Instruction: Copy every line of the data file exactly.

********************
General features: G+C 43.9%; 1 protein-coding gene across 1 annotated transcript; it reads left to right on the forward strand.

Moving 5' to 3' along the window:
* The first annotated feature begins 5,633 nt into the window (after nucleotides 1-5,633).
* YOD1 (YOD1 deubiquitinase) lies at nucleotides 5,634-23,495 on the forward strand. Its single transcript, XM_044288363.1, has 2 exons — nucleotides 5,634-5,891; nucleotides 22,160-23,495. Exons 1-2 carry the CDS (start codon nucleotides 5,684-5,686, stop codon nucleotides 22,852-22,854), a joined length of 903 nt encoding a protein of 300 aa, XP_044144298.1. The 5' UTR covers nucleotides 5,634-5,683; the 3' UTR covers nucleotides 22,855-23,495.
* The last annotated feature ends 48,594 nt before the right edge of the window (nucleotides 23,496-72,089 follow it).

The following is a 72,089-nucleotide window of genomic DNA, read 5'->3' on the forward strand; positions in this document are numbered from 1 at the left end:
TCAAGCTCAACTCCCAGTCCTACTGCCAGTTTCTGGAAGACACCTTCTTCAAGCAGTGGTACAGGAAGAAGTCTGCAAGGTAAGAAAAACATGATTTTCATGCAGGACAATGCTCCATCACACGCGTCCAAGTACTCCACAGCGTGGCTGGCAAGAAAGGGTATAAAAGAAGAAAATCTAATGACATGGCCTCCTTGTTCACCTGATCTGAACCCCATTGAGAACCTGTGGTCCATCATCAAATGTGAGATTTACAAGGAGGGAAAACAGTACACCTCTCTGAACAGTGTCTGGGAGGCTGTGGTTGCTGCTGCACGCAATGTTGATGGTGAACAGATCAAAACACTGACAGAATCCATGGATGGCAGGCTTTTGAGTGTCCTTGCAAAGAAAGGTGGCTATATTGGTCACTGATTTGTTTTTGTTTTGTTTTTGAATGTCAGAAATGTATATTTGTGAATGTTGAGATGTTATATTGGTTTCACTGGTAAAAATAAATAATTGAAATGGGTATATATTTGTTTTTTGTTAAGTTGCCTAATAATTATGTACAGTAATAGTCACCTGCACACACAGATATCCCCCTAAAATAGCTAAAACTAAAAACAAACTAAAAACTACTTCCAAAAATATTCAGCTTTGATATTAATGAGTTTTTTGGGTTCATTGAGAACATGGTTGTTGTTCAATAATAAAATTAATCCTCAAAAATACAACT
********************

General features: G+C 43.9%; 1 protein-coding gene across 1 annotated transcript; it reads left to right on the forward strand.

Moving 5' to 3' along the window:
* The first annotated feature begins 5,633 nt into the window (after nucleotides 1-5,633).
* YOD1 (YOD1 deubiquitinase) lies at nucleotides 5,634-23,495 on the forward strand. Its single transcript, XM_044288363.1, has 2 exons — nucleotides 5,634-5,891; nucleotides 22,160-23,495. Exons 1-2 carry the CDS (start codon nucleotides 5,684-5,686, stop codon nucleotides 22,852-22,854), a joined length of 903 nt encoding a protein of 300 aa, XP_044144298.1. The 5' UTR covers nucleotides 5,634-5,683; the 3' UTR covers nucleotides 22,855-23,495.
* The last annotated feature ends 48,594 nt before the right edge of the window (nucleotides 23,496-72,089 follow it).

The following is a 72,089-nucleotide window of genomic DNA, read 5'->3' on the forward strand; positions in this document are numbered from 1 at the left end:
TCAAGCTCAACTCCCAGTCCTACTGCCAGTTTCTGGAAGACACCTTCTTCAAGCAGTGGTACAGGAAGAAGTCTGCAAGGTAAGAAAAACATGATTTTCATGCAGGACAATGCTCCATCACACGCGTCCAAGTACTCCACAGCGTGGCTGGCAAGAAAGGGTATAAAAGAAGAAAATCTAATGACATGGCCTCCTTGTTCACCTGATCTGAACCCCATTGAGAACCTGTGGTCCATCATCAAATGTGAGATTTACAAGGAGGGAAAACAGTACACCTCTCTGAACAGTGTCTGGGAGGCTGTGGTTGCTGCTGCACGCAATGTTGATGGTGAACAGATCAAAACACTGACAGAATCCATGGATGGCAGGCTTTTGAGTGTCCTTGCAAAGAAAGGTGGCTATATTGGTCACTGATTTGTTTTTGTTTTGTTTTTGAATGTCAGAAATGTATATTTGTGAATGTTGAGATGTTATATTGGTTTCACTGGTAAAAATAAATAATTGAAATGGGTATATATTTGTTTTTTGTTAAGTTGCCTAATAATTATGTACAGTAATAGTCACCTGCACACACAGATATCCCCCTAAAATAGCTAAAACTAAAAACAAACTAAAAACTACTTCCAAAAATATTCAGCTTTGATATTAATGAGTTTTTTGGGTTCATTGAGAACATGGTTGTTGTTCAATAATAAAATTAATCCTCAAAAATACAACT